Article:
Going back home through virtual reality
Historian William Dalrymple's son Sam on working on a new project that hopes to take Partition witnesses to the land of their birth, through virtual reality
Over 70 years ago, British lawyer Lord Cyril Radcliffe was asked to draw a line that ultimately divided the nation, but only those whose lives were impacted by it knew of its far-reaching effects. This never found mention in history textbooks. Now, Sam Dalrymple, 21, a second-year student of Sanskrit and Persian at Oxford University, along with five others, has set out to document the more human aspect of the Partition, through Project Dastaan.
The project, lauded by Pakistani activist Malala Yousafzai and writer Mohsin Hamid, was first conceived by Sparsh Ahuja, also a second-year student of politics and economics at Oxford, around four months ago. "The idea is to meet Partition witnesses, track down their location pre-Partition, and using virtual reality (VR) gear, help them revisit their childhood memories," Dalrymple explains.
Sam Dalrymple (left), with Project Dastaan team members Saadia Gardezi and Sparsh Ahuja and Khalid Bashir Rai (second from right), one of the first Partition witnesses interviewed by Project Dastaan
As the India coordinator at Project Dastaan, he first became acquainted with Partition through his grandfather, Sir Hew Hamilton-Dalrymple. "My grandfather was in India during that time. He even witnessed the flag-raising ceremony in Pakistan. He was quite harrowed by the upheaval caused through the separation, and he never returned to India,"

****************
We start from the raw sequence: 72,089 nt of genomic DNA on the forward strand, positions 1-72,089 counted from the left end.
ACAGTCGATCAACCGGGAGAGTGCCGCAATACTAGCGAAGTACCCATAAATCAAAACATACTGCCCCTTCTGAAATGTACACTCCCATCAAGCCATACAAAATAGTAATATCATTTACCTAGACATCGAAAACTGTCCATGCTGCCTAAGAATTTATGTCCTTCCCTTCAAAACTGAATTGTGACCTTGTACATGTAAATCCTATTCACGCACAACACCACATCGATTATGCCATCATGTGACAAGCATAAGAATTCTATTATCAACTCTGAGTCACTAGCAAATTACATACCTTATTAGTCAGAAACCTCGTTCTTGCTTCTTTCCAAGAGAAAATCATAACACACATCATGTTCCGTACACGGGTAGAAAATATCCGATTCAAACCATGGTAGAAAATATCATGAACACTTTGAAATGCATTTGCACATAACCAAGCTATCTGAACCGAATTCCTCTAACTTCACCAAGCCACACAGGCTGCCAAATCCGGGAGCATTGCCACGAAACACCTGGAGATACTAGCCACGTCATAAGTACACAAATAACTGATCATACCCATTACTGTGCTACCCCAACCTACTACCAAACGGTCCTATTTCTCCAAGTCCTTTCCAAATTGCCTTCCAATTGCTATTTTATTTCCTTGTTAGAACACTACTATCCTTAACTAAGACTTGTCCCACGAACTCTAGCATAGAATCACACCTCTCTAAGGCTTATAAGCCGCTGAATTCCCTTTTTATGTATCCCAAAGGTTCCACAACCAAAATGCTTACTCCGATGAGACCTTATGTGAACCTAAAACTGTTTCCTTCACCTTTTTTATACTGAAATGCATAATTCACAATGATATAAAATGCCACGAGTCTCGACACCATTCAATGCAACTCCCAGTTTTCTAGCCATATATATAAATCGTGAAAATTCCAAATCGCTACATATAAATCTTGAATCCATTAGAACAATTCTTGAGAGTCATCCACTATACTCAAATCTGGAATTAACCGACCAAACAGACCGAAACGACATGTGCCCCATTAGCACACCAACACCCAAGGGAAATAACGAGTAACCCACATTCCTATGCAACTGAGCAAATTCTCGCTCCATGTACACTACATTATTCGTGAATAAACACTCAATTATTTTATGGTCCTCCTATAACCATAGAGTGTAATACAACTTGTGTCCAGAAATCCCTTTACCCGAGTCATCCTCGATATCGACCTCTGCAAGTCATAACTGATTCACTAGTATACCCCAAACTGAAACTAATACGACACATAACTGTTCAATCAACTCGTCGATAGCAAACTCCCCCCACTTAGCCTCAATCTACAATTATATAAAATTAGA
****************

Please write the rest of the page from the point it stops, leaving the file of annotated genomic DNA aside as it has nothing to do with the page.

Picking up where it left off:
While Sam grew up in Delhi — a city of Partition refugees, where his father, award-winning writer and historian William Dalrymple has lived for 30 years — he got interested in history after his schooling years, when he travelled across South Asia. The group is currently training in VR technology and is being mentored by Oxford VR and AR Hub. Witnesses can contact the team through their website (projectdastaan.org). The interviewing process has already taken off, starting with their own grandparents — Ishwar Das Arora and Khalid Bashir Rai, grandfathers of Ahuja and team member Saadia Gardezi respectively. While Arora settled in Delhi from Bela, a small village near Attock, Pakistan, Rai moved to Lahore from Kasba Bhural, Punjab.
The fact that people want to visit their hometowns, is what surprised Dalrymple. "I wasn't expecting this kind of interest. Learning about the personal stories of these people massively humanises the whole notion of Partition," he says, while adding that Partition narratives are largely different across countries.
"In India, we rarely hear about the role of the Muslim League in securing independence and we demonise characters like Muhammad Ali Jinnah. Whereas in Pakistan, one doesn't hear about the sacrifices made by Mahatma Gandhi or revolutionaries like Bhagat Singh. Each community blames the other and these old enmities are perpetuated by the political system or local historiographies." Dalrymple thinks there is a need to expand the political narrative, so that real stories are not lost.
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